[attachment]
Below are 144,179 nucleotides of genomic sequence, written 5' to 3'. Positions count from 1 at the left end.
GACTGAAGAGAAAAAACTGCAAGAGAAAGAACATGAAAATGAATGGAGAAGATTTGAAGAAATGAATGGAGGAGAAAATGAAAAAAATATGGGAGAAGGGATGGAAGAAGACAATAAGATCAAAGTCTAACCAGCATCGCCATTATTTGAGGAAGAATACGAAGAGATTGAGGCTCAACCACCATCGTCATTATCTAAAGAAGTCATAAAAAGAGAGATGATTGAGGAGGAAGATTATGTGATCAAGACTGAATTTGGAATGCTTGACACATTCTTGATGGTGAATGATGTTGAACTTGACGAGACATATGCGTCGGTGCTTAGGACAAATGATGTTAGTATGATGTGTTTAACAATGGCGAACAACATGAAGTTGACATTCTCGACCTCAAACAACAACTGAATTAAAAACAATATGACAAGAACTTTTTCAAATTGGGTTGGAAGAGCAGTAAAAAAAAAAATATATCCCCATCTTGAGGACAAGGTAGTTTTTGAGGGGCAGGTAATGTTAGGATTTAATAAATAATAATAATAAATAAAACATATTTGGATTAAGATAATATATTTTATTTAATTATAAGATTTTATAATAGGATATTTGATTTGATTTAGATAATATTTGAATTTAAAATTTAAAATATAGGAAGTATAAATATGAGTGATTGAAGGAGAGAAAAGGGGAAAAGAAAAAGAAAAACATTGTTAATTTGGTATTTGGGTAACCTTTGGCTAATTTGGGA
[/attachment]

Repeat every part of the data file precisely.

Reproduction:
Below are 144,179 nucleotides of genomic sequence, written 5' to 3'. Positions count from 1 at the left end.
GACTGAAGAGAAAAAACTGCAAGAGAAAGAACATGAAAATGAATGGAGAAGATTTGAAGAAATGAATGGAGGAGAAAATGAAAAAAATATGGGAGAAGGGATGGAAGAAGACAATAAGATCAAAGTCTAACCAGCATCGCCATTATTTGAGGAAGAATACGAAGAGATTGAGGCTCAACCACCATCGTCATTATCTAAAGAAGTCATAAAAAGAGAGATGATTGAGGAGGAAGATTATGTGATCAAGACTGAATTTGGAATGCTTGACACATTCTTGATGGTGAATGATGTTGAACTTGACGAGACATATGCGTCGGTGCTTAGGACAAATGATGTTAGTATGATGTGTTTAACAATGGCGAACAACATGAAGTTGACATTCTCGACCTCAAACAACAACTGAATTAAAAACAATATGACAAGAACTTTTTCAAATTGGGTTGGAAGAGCAGTAAAAAAAAAAATATATCCCCATCTTGAGGACAAGGTAGTTTTTGAGGGGCAGGTAATGTTAGGATTTAATAAATAATAATAATAAATAAAACATATTTGGATTAAGATAATATATTTTATTTAATTATAAGATTTTATAATAGGATATTTGATTTGATTTAGATAATATTTGAATTTAAAATTTAAAATATAGGAAGTATAAATATGAGTGATTGAAGGAGAGAAAAGGGGAAAAGAAAAAGAAAAACATTGTTAATTTGGTATTTGGGTAACCTTTGGCTAATTTGGGA